Finance Minister Bill English points out the difference between National and Labour in yesterday’s finance review debate:
Hon BILL ENGLISH (Minister of Finance): Mr Chairman—
Hon Damien O’Connor: What can we trust?
Hon BILL ENGLISH: Well, it is interesting to hear the interjection from the Labour side asking the question: “What can we trust?”, because I can tell you whom those members cannot trust, and that is their leader with his trust. That is the answer to the question. Damien O’Connor asked, today of all days: “What can you trust?” The answer, if you are a Labour member who voted against David Cunliffe, as most of them did, is that they cannot trust their leader with his trust. This is the leader who says: “I’m going to pay back the money to the people, whom I cannot identify, who gave it to me.” So that is what is going to happen.
David Cunliffe’s contribution to the economic debate today is: “People gave me money confidentially to a trust so I could avoid declaring it on the pecuniary interests register. And now that I’ve said I’m going to pay it back, I’m going to pay it back to people whose names I don’t know.” His own members of his own caucus do not believe that. Of course, the real shame of all this is that many New Zealanders who used to rely on the Labour Party to protect and advance their interests, including those who show they are on below 60 percent of the median wage, now find that the Labour Party is enmeshed in a tangle of its own making over whether its own leader is trying to get around the pecuniary interests of MPs. And who is left? Who is left to advance the interests of the lowest-paid New Zealanders? The John Key – led, National-led Government. That is who. We spend more time talking about the most vulnerable and those on the lowest incomes, because we are the Government, which last week, working with aspirational, low-income New Zealanders, got 1,200 of them off a welfare benefit and into a job. And if there is one thing Labour does not like, it is people getting off welfare and into work, because they might become ungrateful. They might become more interested in lower taxes than in higher benefits. Is that not a risk? Those people might start saying: “We want decent education for our kids because we understand the power of work.”, whereas Labour would rather they stayed on welfare and accepted mediocre education, because if you are disadvantaged, you cannot expect to learn. And that is another big difference. The National Party believes that the point of a public education system is precisely to overcome disadvantage. The Labour Party believes that the point of a public education system is to make sure that those who are disadvantaged do not learn. Because you cannot teach them. They are beyond hope. They do not deserve aspiration. They cannot learn. And then you can rely on them voting Labour, if that is their situation. Well, the evidence is that more and more of the people who used to vote Labour when Labour was a working-class party now do not believe that Labour can advance their interests. In the old days Labour was a working-class party; now it represents the measuring class.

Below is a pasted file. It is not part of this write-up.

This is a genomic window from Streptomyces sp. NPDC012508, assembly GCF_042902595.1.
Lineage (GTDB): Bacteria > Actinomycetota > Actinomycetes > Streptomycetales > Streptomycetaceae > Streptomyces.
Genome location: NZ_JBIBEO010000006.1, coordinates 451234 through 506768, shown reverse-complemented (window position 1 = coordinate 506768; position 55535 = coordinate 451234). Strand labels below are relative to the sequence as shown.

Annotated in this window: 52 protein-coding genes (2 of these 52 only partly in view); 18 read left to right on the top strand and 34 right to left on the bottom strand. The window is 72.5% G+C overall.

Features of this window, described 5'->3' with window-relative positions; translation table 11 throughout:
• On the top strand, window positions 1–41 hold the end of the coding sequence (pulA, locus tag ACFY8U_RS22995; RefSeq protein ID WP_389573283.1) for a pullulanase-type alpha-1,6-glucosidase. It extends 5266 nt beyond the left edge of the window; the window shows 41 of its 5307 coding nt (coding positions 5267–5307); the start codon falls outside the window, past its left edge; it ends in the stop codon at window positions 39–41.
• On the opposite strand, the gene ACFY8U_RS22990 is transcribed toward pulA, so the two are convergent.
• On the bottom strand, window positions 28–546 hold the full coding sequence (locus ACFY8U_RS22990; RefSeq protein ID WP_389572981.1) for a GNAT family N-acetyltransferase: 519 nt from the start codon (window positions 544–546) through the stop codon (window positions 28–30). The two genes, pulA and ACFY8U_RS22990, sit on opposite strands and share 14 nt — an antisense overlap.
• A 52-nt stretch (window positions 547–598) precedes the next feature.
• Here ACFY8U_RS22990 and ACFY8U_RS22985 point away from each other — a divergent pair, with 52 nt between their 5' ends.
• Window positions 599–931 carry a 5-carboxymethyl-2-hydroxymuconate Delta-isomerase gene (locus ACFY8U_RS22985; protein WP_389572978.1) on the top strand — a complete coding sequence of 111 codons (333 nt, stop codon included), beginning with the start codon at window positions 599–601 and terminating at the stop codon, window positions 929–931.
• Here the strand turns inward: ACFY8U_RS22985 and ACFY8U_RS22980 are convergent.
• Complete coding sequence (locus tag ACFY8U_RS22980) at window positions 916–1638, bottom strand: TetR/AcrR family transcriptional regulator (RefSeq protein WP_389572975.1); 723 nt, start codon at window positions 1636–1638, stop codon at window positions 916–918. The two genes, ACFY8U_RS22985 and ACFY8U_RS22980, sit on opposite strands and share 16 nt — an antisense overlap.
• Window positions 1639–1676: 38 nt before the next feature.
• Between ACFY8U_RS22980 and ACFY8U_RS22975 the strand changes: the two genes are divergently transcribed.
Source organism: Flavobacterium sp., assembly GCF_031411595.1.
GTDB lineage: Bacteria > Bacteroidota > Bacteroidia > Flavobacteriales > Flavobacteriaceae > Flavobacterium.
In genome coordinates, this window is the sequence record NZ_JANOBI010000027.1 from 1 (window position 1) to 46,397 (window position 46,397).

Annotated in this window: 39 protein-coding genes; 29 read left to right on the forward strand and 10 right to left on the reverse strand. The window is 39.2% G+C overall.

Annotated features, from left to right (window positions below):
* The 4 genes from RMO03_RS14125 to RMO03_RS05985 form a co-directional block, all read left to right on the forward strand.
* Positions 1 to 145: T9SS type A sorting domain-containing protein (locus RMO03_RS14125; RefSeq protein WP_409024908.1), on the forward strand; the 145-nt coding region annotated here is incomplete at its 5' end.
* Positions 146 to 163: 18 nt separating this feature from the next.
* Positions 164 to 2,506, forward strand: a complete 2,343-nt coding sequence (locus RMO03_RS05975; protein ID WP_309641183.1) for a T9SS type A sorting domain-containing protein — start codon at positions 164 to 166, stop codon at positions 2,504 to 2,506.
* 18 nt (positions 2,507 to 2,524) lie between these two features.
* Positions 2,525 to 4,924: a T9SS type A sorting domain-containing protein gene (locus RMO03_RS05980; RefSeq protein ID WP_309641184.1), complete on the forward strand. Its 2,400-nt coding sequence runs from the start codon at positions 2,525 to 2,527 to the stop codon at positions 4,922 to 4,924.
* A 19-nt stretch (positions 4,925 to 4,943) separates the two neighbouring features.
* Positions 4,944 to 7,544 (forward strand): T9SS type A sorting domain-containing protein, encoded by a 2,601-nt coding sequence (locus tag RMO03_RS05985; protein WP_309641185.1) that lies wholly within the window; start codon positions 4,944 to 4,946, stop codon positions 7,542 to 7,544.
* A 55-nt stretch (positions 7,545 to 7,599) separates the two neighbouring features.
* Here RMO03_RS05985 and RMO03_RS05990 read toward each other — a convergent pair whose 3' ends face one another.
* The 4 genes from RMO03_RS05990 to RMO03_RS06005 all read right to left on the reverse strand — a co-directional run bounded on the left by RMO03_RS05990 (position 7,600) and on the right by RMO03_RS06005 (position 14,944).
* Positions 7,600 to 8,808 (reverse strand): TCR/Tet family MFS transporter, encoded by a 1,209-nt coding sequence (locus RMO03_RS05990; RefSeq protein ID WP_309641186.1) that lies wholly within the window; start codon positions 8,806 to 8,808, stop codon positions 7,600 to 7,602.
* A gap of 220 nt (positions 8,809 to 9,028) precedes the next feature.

Hon John Banks: Who?
Hon BILL ENGLISH: The measuring class—people with tertiary education who spend all their time telling us how much misery there is in our community. Labour knows even less than ever about what to do about it. Who is doing something about it? The National Party. We are not sitting around spending for ever arguing over measuring the misery; we are trying to break the patterns that locked it in. That is what is behind the whole-of-Government approach to this financial review. It is a National Government focused on getting results and working with people who have got hope and aspiration, and this year we are going to get to argue with a party that believes that none of those things can be achieved because people are too disadvantaged to be able to get ahead. We do not write them off; we work with their aspirations and their hope.
Labour and its potential coalition partners on the left – the Green and Mana Parties, want to throw money at problems without trying to solve them.
National has put a lot of effort into understanding the causes of the problems and directing money where it will do most good.
The left want people to stay dependent, National is helping people become independent.
The left would make work for the measuring class but keep the poor in need. National is helping people get real work to enable them to help themselves, give them choices and prosper.
Labour and its friends favour the soft options which entrench dependency and poverty.
National understands the importance of education and the power of work to break the patterns that lock in poverty and all the social and economic problem which go with it.